Last week, I noticed that Meta Descriptions had become much shorter for some queries. Initially, I suspected that the update was for branded searches. Although later that same day I checked back in on Google’s SERPs, and figured it was a test because the same queries I checked earlier were now back to the ~1860 px limit…

Barry Schwartz from Search Engine Roundtable cited my tweet in the Daily Search Forum Recap: May 7, 2018 so others were aware too.

I had previously written about the impact of a longer Meta Description on CTR for SEMrush, although if this change is rolled out then this will no longer be an opportunity for SEOs. And the Meta Description I wrote for the article no longer works:

Long Meta Description Fail

The ‘alt text’ I’ve used for the above image is ‘Long Meta Description Fail’😆.

I rely on to ensure my Meta Descriptions are set to the correct px limit, to avoid the dreaded truncation. Their tool was quick to update to the new limit (now 930px).

To take a more scientific approach to analysing Meta Description length across the web, trending SERP features on Rank Ranger works extremely well.

Google SERP Features Tracking Tool Desktop Rank Ranger

According to the data, there’s been a sizeable drop in length based on a ‘character’ calculation.

One other useful piece of information I came across was by Glenn Gabe from G-Squared Interactive who tweeted this:

This was given a ‘like’ from John Mueller of Google, so I assume he also agrees with this way of thinking.

What is the key takeaway here?

Although this is a massive change in Meta Description px limit, it’s still too early to call what the takeaway is.

Keep an eye on the Rank Ranger stats, and if the vast majority of snippets are sitting at the previous limit, then it might be worthwhile adjusting your on-page strategy to suit.

Will add a postscript to this article as new information is released.


The outcome of all of this has been somewhat underwhelming. There has been no concession on Google’s part with respect to an “ideal” length, although I think the SEO industry is starting to come to terms with this.

Dr. Pete from Moz wrote a study today titled writing Meta Descriptions in a constantly changing world, which is helpful for understanding exactly what has happened, and he suggests taking a 150/150 approach (150 chars being the ‘lead’, 150 chars as ‘details’ and ‘context’). This strategy being formulated through the ‘Inverted Pyramid‘ which is commonly used in Journalism.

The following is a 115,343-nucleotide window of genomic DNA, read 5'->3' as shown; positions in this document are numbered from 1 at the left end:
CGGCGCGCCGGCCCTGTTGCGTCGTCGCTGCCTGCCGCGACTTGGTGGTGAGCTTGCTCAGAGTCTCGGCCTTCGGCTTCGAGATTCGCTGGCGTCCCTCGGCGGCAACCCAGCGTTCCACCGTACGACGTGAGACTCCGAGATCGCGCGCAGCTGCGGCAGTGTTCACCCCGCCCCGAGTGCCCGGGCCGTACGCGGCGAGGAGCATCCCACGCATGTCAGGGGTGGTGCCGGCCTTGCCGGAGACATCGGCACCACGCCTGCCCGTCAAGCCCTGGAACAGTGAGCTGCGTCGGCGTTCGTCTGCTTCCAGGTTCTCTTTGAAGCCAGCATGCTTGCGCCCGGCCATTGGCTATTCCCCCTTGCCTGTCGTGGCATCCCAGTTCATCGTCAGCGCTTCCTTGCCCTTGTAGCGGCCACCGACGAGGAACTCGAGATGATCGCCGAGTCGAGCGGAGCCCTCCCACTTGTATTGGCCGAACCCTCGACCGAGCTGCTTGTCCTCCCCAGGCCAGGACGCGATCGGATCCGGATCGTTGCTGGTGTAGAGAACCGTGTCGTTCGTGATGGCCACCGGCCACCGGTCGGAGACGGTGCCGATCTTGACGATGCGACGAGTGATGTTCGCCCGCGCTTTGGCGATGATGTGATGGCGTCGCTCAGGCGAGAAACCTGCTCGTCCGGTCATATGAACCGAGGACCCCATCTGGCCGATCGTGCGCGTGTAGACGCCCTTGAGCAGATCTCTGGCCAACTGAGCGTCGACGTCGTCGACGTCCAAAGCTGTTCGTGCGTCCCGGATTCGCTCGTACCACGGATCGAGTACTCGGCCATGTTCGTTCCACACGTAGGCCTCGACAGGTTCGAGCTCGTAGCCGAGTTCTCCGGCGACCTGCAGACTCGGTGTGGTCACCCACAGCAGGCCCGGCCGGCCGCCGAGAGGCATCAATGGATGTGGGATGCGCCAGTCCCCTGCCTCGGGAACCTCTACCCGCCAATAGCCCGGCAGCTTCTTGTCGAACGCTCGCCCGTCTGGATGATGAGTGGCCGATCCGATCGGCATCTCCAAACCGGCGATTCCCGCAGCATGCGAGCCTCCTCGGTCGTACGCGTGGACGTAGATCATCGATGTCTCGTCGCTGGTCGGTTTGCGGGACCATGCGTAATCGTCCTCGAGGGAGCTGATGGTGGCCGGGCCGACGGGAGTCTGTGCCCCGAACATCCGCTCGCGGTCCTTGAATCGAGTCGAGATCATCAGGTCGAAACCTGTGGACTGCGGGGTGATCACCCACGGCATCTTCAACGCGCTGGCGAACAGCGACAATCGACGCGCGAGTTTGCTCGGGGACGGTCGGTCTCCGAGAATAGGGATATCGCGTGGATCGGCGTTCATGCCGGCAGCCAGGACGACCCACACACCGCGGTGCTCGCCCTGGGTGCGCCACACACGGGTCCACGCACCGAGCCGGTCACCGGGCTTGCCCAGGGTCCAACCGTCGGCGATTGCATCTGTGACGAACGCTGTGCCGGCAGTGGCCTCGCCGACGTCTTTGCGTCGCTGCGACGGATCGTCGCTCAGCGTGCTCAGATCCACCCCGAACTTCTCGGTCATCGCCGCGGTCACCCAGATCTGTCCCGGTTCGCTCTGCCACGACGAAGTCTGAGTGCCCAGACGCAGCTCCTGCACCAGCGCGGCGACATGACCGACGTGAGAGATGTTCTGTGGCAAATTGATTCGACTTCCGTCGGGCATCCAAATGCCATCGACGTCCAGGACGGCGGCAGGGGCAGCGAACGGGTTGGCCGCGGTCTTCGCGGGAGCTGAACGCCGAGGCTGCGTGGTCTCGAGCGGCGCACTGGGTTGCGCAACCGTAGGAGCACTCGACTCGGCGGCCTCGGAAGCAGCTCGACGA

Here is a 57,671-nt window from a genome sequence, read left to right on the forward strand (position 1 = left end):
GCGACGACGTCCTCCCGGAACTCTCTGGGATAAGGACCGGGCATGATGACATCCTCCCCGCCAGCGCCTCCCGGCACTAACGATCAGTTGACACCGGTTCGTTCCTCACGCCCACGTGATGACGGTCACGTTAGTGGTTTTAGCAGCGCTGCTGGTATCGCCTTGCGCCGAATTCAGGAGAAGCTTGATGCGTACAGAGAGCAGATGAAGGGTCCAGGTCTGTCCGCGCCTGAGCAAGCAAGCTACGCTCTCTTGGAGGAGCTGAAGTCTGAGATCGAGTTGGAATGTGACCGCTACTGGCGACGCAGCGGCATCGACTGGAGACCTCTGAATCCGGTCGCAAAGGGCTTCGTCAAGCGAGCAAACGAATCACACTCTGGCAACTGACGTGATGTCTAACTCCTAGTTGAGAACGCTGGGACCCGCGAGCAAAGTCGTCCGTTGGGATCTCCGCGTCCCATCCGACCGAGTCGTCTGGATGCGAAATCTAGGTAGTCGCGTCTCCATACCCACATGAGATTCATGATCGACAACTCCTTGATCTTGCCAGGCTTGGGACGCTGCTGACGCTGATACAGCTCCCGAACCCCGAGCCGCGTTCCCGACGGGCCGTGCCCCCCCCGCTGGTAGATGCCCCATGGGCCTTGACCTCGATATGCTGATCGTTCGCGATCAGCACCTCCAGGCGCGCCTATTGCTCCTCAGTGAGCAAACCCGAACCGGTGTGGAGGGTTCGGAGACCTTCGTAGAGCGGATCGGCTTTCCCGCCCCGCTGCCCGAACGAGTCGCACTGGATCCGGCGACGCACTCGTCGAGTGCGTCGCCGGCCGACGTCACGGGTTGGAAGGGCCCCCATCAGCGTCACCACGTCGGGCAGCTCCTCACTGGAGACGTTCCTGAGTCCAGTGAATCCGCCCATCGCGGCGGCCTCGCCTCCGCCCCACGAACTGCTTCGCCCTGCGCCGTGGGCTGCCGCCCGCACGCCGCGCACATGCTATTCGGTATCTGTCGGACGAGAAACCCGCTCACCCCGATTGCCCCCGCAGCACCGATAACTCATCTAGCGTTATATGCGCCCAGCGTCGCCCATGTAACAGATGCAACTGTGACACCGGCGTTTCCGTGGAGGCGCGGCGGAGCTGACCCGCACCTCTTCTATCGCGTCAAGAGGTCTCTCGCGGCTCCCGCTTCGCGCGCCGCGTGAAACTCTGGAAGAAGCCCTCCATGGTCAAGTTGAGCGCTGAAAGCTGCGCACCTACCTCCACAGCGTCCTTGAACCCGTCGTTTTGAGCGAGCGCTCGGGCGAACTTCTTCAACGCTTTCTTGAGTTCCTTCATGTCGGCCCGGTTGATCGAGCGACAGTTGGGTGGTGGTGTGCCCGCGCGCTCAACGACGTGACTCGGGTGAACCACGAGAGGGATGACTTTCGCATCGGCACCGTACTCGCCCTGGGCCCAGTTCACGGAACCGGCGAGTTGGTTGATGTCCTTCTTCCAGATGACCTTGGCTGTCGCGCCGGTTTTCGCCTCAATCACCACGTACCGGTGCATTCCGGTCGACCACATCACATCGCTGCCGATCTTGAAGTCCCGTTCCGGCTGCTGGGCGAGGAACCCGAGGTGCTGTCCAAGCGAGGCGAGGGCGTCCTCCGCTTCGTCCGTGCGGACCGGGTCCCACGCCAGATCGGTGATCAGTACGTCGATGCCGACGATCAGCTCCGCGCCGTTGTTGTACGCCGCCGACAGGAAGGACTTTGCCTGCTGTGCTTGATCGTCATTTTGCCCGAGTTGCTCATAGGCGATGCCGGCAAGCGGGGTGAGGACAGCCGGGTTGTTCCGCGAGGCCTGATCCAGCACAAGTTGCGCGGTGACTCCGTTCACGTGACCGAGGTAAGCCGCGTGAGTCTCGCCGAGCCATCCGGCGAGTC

This is certainly a way to to meet the new specifications, and have a fall back for any additional updates (which are most likely inevitable).

Filtering through a very large number of Danny Sullivan’s tweets, this is probably the best personal recommendation (clearly states this was pre-Google) that I was able to find:

So why not combine both into a process that isn’t too time consuming, and still achieves the same goal?

Here’s what I’m thinking:

1. Before writing a Meta Description, the on-page content is the most important part to get right (surely I won’t have anyone disagree with this, although I won’t hold my breath). Make the first 150 characters (a short sentence or two) fit the limit. Here’s an example for this article:

Last week, I noticed that Meta Descriptions had become much shorter for some queries. Initially, I suspected that the update was for branded searches.

2. Now that the first 150 characters of the page fits Google’s specifications, let’s just copy/paste that text in to the <meta name=”description” content=”text” /> field.

3. This is where we are essentially going above and beyond. We now have the opportunity to add approximately 150 characters to allow Google to include as filler text if they decide to display a longer snippet. This could go either at the start or the end of what we’ve already added (depending on context). Here’s what I’ve added for the article:

Many were surprised that Google would change their length specification this soon after the December 2017 update. Here’s what the outcome for SEOs is.

I’m no Journalist, so I’m not sure I’ve nailed the Inverted Pyramid, although you get the point.

This was relatively easy to write, and the process is somewhat future-proof.

Would love to hear what you think of this approach, and whether you have any suggestions for improvement!